The 5 furlong races at Catterick are run from a shute around a slight left handed dog leg, and the stats suggest that being low is slightly favoured. But the bias isn’t massive. When the ground is soft then the low drawn bias is perhaps a bit larger.
6 furlong races are very interesting as they are run on the round course with the first furlong is steeply downhill and then quite steeply uphill to the bend. The nature of the track means that high drawn horses can’t go fast enough to get to the lead and so have to sit in behind or race wide (both major disadvantages). On good ground or better more than twice as many low drawn horses win as high. On soft, probably because they race up the stands rails, high numbers have a slight advantage.
Catterick is a very sharp downhill course and is a front runners dream, with the analysis indicating that it is very hard for hold up horses to win at Catterick. In terms of the individual distances, Catterick is very high up the table of racecourses where it is easiest to front run and win.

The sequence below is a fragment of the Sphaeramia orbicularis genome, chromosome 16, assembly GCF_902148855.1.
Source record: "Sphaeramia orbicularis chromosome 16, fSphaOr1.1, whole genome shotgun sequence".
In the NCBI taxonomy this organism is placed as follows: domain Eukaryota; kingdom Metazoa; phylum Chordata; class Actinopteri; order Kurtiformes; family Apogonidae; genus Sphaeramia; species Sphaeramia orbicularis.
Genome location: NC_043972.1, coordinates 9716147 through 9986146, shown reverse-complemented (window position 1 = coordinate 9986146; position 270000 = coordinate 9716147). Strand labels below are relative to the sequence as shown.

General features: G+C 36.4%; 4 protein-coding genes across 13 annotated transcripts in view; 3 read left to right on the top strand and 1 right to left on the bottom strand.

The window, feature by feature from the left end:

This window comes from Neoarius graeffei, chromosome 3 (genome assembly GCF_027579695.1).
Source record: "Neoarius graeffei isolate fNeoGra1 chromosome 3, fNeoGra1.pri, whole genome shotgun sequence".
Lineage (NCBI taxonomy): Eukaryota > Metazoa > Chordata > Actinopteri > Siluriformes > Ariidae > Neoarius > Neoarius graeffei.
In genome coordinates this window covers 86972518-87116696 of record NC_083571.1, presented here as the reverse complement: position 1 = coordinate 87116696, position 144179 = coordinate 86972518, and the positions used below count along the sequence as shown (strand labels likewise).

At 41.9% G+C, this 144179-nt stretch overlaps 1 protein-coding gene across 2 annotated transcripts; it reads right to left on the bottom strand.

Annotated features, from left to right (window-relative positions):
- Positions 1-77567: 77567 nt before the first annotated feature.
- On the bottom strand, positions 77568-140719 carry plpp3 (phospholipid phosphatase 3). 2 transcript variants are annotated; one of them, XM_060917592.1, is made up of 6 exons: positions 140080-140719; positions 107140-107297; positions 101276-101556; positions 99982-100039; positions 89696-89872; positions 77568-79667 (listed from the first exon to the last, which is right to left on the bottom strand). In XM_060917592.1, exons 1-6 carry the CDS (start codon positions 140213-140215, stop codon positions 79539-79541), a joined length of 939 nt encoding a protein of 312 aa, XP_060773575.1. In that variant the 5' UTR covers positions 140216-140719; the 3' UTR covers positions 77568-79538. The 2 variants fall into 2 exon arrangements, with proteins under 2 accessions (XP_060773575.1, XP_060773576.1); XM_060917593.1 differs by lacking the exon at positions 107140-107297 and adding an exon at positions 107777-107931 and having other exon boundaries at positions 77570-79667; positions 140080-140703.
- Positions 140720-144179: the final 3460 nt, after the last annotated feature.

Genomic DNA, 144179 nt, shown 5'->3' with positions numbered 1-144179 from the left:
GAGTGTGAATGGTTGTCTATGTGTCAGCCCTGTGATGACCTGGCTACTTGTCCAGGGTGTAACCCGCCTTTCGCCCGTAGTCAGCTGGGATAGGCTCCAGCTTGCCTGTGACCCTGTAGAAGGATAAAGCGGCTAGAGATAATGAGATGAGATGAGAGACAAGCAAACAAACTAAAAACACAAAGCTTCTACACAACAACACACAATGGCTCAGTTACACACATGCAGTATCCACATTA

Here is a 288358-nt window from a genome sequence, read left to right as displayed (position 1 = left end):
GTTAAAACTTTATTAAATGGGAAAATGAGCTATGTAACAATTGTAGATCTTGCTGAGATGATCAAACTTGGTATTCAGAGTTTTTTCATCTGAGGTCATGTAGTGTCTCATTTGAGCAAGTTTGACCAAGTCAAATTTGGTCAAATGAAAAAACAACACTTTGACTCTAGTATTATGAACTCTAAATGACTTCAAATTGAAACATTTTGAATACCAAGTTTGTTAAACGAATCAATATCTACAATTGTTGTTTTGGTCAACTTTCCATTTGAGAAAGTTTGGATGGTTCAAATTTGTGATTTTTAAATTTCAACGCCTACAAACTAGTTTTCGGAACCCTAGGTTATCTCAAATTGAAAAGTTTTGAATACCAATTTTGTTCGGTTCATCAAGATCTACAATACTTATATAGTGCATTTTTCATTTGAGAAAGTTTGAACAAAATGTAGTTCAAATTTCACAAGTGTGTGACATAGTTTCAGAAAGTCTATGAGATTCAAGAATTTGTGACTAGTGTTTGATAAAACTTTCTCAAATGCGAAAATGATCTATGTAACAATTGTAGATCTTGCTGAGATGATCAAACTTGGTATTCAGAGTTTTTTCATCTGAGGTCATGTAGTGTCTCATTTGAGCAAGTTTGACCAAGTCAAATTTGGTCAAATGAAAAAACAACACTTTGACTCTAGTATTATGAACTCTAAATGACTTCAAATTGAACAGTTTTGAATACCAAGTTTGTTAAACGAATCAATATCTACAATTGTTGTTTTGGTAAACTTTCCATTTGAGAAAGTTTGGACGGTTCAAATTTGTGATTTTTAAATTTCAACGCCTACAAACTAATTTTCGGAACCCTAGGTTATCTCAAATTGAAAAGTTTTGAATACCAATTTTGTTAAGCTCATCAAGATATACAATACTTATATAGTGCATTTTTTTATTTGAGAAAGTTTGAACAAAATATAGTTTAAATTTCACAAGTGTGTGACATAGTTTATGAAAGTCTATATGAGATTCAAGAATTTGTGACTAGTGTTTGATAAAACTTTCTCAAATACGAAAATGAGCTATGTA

5 Furlongs – 2nd out of 31 courses
6 Furlongs – 3rd out of 28 courses
7 Furlongs – 5th out of 22 courses
“The dips and rolls at Catterick catch out plenty of horses and you often see hotpots from the south turned over because they can’t handle them. I’d compare the track to The Low Moor at Middleham and anything used to galloping on that should be alright. It’s certainly a big advantage for a jockey to be on one that can kick on from the home turn in the longer races, especially on fast ground, because it’s really hard to make up the leeway. Lots of Catterick races are lost early on by a lack of tactical pace”. – Jason Weaver
Trainers & Jockeys
Richard Fahey, Michael Bell, Keith Dalgleish, Brian Ellison, John Quinn and Mark Johnston.
Paul Mulrennan, Jack Garrity, P J McDonald, Jason Hart and Daniel Tudhope.
Bath is the only racecourse not to have watering facilities and therefore the going can get very fast, with a going description of firm not unusual. The run-in is uphill all the way and tends to suit galloping rather than the sharp type of horse.